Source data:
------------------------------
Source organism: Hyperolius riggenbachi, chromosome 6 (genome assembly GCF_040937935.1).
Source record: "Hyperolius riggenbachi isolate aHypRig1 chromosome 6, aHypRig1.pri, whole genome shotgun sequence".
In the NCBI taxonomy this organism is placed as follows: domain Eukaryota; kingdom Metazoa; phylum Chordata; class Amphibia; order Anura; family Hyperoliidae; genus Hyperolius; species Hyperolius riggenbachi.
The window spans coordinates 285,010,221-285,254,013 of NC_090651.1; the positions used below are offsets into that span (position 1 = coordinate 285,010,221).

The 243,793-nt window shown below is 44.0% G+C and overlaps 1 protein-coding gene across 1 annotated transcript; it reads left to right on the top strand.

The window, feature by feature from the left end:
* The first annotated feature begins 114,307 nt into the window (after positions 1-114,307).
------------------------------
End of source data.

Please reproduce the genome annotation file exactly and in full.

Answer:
Source organism: Hyperolius riggenbachi, chromosome 6 (genome assembly GCF_040937935.1).
Source record: "Hyperolius riggenbachi isolate aHypRig1 chromosome 6, aHypRig1.pri, whole genome shotgun sequence".
In the NCBI taxonomy this organism is placed as follows: domain Eukaryota; kingdom Metazoa; phylum Chordata; class Amphibia; order Anura; family Hyperoliidae; genus Hyperolius; species Hyperolius riggenbachi.
The window spans coordinates 285,010,221-285,254,013 of NC_090651.1; the positions used below are offsets into that span (position 1 = coordinate 285,010,221).

The 243,793-nt window shown below is 44.0% G+C and overlaps 1 protein-coding gene across 1 annotated transcript; it reads left to right on the top strand.

The window, feature by feature from the left end:
* The first annotated feature begins 114,307 nt into the window (after positions 1-114,307).